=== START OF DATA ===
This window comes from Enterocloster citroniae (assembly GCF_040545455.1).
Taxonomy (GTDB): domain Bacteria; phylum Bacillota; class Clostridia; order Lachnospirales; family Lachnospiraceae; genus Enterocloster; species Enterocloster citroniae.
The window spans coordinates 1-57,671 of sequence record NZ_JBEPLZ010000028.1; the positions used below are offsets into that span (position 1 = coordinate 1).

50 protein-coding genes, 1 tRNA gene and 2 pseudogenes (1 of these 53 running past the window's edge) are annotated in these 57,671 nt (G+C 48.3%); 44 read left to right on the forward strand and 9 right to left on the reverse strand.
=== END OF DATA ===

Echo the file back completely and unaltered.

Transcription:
This window comes from Enterocloster citroniae (assembly GCF_040545455.1).
Taxonomy (GTDB): domain Bacteria; phylum Bacillota; class Clostridia; order Lachnospirales; family Lachnospiraceae; genus Enterocloster; species Enterocloster citroniae.
The window spans coordinates 1-57,671 of sequence record NZ_JBEPLZ010000028.1; the positions used below are offsets into that span (position 1 = coordinate 1).

50 protein-coding genes, 1 tRNA gene and 2 pseudogenes (1 of these 53 running past the window's edge) are annotated in these 57,671 nt (G+C 48.3%); 44 read left to right on the forward strand and 9 right to left on the reverse strand.